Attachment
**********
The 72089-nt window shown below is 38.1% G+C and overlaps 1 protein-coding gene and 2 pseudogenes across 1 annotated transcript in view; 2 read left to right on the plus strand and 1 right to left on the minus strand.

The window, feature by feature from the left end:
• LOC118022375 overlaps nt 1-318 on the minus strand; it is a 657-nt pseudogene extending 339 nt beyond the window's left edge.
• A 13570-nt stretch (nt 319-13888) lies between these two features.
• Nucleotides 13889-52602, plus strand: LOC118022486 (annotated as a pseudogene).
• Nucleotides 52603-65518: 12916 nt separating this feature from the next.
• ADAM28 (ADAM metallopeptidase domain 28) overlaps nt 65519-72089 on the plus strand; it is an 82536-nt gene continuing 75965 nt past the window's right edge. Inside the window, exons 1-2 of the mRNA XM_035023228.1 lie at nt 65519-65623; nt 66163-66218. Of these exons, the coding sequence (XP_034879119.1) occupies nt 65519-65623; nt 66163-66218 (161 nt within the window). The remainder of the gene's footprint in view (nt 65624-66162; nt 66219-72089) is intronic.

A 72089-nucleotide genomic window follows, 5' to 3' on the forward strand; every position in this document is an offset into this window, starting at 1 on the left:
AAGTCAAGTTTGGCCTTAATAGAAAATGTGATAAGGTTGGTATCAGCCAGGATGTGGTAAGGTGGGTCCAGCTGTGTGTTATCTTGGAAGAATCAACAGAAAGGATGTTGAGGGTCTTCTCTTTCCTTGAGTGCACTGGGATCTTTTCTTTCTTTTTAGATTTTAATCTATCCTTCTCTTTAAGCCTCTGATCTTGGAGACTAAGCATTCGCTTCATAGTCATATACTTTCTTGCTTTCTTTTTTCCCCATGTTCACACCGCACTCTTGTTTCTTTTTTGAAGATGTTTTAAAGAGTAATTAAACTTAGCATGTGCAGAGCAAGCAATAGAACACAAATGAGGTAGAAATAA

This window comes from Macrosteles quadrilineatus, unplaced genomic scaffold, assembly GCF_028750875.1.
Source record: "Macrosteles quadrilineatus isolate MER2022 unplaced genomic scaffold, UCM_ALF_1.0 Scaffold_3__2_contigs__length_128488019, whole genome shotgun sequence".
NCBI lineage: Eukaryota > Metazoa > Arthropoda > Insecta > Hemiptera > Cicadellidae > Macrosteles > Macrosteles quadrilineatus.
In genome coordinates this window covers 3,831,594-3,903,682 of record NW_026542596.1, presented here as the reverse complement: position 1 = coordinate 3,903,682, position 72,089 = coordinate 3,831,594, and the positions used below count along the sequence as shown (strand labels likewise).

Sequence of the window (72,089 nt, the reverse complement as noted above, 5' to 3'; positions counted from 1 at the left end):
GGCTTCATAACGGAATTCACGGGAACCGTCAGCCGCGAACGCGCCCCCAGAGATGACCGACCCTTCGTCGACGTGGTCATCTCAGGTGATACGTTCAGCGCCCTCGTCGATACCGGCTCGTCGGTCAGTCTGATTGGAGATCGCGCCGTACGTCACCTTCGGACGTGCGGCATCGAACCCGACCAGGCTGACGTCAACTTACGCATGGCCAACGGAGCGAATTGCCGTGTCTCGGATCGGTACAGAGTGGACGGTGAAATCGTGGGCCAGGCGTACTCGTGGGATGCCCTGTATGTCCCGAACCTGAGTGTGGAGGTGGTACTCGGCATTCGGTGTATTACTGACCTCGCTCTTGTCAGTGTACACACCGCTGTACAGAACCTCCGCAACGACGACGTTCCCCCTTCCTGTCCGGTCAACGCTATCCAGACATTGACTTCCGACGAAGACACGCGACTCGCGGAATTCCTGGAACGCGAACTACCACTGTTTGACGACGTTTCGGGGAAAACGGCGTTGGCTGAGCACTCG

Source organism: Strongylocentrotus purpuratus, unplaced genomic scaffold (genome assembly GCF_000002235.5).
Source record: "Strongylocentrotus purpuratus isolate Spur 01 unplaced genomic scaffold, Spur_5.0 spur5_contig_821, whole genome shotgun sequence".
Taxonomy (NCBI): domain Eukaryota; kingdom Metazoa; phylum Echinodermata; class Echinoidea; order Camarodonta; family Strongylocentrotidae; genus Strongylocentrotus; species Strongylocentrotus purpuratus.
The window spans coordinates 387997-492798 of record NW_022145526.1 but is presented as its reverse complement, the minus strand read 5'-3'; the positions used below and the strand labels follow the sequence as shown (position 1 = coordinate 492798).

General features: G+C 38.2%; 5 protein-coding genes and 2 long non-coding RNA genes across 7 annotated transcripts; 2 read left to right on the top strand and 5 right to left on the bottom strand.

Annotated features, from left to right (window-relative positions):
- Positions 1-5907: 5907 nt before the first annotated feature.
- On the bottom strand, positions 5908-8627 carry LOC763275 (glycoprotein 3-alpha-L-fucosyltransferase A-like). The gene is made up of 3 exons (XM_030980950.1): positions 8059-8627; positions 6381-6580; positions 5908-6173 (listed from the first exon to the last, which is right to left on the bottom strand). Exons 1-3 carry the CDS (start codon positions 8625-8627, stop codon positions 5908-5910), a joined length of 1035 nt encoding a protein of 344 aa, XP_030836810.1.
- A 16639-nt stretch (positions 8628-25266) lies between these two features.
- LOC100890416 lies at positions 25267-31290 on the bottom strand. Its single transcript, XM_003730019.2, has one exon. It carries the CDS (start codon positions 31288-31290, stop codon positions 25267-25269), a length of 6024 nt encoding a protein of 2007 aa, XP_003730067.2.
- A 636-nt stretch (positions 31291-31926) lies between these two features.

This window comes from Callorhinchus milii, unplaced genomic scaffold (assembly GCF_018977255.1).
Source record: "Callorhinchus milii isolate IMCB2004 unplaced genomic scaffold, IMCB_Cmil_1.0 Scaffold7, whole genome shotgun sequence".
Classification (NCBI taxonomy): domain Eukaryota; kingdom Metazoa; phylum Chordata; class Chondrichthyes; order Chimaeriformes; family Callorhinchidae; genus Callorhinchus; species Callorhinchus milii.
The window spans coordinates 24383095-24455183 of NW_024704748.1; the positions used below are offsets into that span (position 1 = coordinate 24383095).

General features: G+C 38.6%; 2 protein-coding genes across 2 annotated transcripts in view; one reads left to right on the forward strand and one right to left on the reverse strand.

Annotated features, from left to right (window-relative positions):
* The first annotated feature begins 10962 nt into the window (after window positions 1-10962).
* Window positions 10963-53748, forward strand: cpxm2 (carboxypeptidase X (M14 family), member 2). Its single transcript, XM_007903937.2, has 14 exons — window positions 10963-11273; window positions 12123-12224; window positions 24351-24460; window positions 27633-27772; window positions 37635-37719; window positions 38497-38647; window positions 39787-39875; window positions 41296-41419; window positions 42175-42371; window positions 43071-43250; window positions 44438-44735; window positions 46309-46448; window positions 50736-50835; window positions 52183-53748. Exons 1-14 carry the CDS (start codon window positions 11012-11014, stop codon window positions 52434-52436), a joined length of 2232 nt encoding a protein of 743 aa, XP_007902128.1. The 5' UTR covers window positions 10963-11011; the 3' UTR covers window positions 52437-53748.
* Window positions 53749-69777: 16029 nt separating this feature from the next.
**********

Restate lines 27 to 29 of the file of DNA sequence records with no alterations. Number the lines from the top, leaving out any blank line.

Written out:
This window comes from Callorhinchus milii, unplaced genomic scaffold (assembly GCF_018977255.1).
Source record: "Callorhinchus milii isolate IMCB2004 unplaced genomic scaffold, IMCB_Cmil_1.0 Scaffold7, whole genome shotgun sequence".
Classification (NCBI taxonomy): domain Eukaryota; kingdom Metazoa; phylum Chordata; class Chondrichthyes; order Chimaeriformes; family Callorhinchidae; genus Callorhinchus; species Callorhinchus milii.